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ERIC Number: EJ938685
Record Type: Journal
Publication Date: 2011-Oct
Pages: 10
Abstractor: As Provided
ISSN: ISSN-0021-9630
Two-Year Diagnostic Stability in Early-Onset First-Episode Psychosis
Castro-Fornieles, Josefina; Baeza, Immaculada; de la Serna, Elena; Gonzalez-Pinto, Ana; Parellada, Mara; Graell, Montserrat; Moreno, Dolores; Otero, Soraya; Arango, Celso
Journal of Child Psychology and Psychiatry, v52 n10 p1089-1098 Oct 2011
Background: Only one study has used a prospective method to analyze the diagnostic stability of first psychotic episodes in children and adolescents. The Child and Adolescent First-Episode Psychosis Study (CAFEPS) is a 2-year, prospective longitudinal study of early-onset first episodes of psychosis (EO-FEP). Aim: To describe diagnostic stability and the variables related to diagnostic changes. Methods: Participants were 83 patients (aged 9-17 years) with an EO-FEP consecutively attended. They were assessed with a structured interview (Kiddie-Schedule for Affective Disorders and Schizophrenia, Present and Lifetime version) and clinical scales at baseline and after 2 years. Results: The global consistency for all diagnoses was 63.9%. The small group of bipolar disorder had high stability (92.31%) as did the group with schizophrenia spectrum disorders (90.00%). Depressive disorder had lower stability (37.50%) and the lowest values were for psychotic disorder not otherwise specified (11.76%) and brief psychotic disorder (0%).The most frequent diagnostic shift was to schizophrenia spectrum and bipolar disorders. One group of patients did not meet the criteria for any diagnosis at follow-up. Independent predictors of change to schizophrenia spectrum disorders were lower scores on the Children's Global Assessment Scale (CGAS) and the Hamilton Depression Rating Scale. Predictors of not having a diagnosis at follow-up were the CGAS and the Strauss-Carpenter Outcome Scale. Conclusions: Global diagnostic stability was 63.9%. Bipolar and schizophrenia spectrum disorders were the most stable diagnoses, while depressive disorder and other psychosis the least stable. Psychosocial functioning at baseline was a good predictor of diagnosis at follow-up. These data show the need for longitudinal follow-up in EO-FEP before a stable diagnosis is reached.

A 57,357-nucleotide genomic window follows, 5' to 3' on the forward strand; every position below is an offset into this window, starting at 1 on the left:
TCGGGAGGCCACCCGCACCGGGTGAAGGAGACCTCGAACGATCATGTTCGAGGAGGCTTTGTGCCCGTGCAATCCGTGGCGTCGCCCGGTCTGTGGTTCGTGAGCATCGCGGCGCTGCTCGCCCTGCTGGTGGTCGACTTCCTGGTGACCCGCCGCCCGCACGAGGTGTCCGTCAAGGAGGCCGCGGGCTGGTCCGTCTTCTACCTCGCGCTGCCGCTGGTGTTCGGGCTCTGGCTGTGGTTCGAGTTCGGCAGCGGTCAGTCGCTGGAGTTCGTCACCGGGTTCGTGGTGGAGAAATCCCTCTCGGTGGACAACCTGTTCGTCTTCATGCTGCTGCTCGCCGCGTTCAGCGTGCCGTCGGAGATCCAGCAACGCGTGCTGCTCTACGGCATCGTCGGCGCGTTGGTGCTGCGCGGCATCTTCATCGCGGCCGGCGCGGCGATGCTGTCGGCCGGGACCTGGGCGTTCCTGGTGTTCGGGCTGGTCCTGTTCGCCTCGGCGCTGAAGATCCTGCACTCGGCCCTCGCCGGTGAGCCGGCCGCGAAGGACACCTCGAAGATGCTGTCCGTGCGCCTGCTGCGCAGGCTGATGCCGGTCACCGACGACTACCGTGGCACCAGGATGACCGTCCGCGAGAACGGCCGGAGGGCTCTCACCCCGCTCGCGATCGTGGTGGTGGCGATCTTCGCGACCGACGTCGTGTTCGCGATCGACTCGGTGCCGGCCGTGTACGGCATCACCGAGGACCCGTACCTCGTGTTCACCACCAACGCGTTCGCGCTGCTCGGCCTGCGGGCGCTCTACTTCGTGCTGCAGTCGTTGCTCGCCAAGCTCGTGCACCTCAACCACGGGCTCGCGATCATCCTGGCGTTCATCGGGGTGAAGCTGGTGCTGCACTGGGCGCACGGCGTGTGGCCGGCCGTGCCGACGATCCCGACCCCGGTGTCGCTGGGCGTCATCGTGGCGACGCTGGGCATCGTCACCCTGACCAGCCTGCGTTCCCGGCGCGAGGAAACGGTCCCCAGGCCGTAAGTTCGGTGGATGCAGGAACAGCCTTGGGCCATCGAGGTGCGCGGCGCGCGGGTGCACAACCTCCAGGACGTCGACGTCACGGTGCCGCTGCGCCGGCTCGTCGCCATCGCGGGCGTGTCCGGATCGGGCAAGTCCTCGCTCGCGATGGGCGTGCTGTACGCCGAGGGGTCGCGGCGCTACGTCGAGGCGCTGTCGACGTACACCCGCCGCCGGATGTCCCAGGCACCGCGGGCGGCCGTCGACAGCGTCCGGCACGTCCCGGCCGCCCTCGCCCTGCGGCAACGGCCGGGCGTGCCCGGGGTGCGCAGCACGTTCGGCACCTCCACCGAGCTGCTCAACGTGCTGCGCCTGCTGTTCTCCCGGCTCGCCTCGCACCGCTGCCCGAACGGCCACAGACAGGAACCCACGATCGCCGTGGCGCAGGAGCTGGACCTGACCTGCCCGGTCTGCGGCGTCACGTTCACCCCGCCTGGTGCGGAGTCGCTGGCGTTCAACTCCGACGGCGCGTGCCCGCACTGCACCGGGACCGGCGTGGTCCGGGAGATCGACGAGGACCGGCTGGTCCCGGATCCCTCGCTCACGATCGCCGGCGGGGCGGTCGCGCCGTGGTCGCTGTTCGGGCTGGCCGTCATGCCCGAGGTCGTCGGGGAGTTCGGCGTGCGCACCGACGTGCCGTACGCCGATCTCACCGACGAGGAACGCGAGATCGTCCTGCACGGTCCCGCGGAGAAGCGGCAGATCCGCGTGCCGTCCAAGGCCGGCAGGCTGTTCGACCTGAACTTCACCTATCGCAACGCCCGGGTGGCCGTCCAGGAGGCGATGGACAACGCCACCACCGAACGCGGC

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Publication Type: Journal Articles; Reports - Research
Education Level: N/A
Audience: N/A
Language: English
Sponsor: N/A
Authoring Institution: N/A
Identifiers - Assessments and Surveys: Hamilton Rating Scale for Depression